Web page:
What Does PRN Shift Mean?

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Written by Morganne Skinner, BSN, RN Content Writer, IntelyCare
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Reviewed by Ayana Dunn, BSN, RN Content Writer, IntelyCare
African-American male nurse who is working PRN shift.

Most people are familiar with part-time and full-time work schedules. But what about PRN?

If you’ve spent much time in the medical sphere, you’ve likely wondered — What is PRN in medical terms? Maybe you’ve come across per diem or PRN shifts as you apply for nursing jobs. Or, perhaps this is the first time you’ve ever heard of the medical abbreviation PRN.

If this is you, don’t worry. Wondering, What does PRN shift mean?, is a common question among new nurses. We’ll explain what it is, how PRN scheduling works, and some pros and cons to consider.

What Does PRN Mean in Medical Terms?

The first step to understanding this term is to get a clear PRN definition. PRN refers to the latin phrase “pro re nata,” meaning “as needed.”

If you’ve ever seen PRN on the label of a prescription, you’ve probably wondered, What does PRN mean in medication terms? This simply indicates that, in most situations, the medication can be administered on an as-needed basis.

What Are PRN Nursing Shifts?

This as-needed medical abbreviation can also apply to PRN nurse shifts. These types of shifts are also called float pool nursing.

PRN nursing shifts are flexible and have limited scheduling requirements. These shifts are normally the last pick of the draw, so to speak. First, shifts are offered to full-time and part-time nurses. PRN staff then fill in the holes to complete staffing for the unit.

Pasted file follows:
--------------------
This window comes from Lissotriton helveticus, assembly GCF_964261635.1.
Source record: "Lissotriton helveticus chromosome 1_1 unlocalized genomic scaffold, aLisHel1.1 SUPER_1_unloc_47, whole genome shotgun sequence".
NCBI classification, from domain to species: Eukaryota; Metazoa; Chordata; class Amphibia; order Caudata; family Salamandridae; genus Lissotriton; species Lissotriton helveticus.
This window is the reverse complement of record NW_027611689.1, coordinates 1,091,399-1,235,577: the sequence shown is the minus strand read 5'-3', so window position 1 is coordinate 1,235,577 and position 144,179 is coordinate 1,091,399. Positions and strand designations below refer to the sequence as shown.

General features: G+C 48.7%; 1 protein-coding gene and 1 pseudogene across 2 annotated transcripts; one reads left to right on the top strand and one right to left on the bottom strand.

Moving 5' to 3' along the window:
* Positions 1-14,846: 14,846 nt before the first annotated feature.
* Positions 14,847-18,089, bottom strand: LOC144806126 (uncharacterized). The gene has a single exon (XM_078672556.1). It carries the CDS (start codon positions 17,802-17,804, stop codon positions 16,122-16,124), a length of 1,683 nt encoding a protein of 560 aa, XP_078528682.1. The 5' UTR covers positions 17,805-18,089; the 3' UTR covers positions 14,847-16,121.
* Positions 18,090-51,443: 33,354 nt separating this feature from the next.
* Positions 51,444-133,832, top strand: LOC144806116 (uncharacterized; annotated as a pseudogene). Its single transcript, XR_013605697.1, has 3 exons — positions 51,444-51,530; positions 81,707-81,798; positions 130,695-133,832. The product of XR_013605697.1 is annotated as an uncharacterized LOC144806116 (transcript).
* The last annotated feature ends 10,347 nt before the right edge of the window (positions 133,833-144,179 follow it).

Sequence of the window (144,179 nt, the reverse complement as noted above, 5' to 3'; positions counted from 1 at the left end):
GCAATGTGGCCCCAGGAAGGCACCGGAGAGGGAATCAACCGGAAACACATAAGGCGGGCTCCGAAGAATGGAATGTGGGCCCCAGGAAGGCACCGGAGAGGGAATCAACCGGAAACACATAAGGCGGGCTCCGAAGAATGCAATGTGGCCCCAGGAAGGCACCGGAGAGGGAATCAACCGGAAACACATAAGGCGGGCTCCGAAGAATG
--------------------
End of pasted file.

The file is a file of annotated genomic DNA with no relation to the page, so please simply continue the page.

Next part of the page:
What Does Working PRN Mean?

In light of this PRN medical abbreviation definition, working PRN means that you are not a part-time or full-time employee. You are not a contract or travel nurse either. You work for the facility but don’t have the typical shift requirements that part-time or full-time staff do. You also don’t receive the benefits that they do.

For example, a full-time nurse might be required to work three 12-hour shifts per week. A PRN nurse may be required to work as little as four shifts every six weeks.

PRN vs. Contract Nursing

What does PRN shift mean compared to contract nursing shifts? A temporary or contract nurse is usually hired at full-time or part-time status, and may be required to work two to three 12-hour shifts per week. As opposed to permanent staff, these staff have a set end-date planned and are only hired for that timeframe.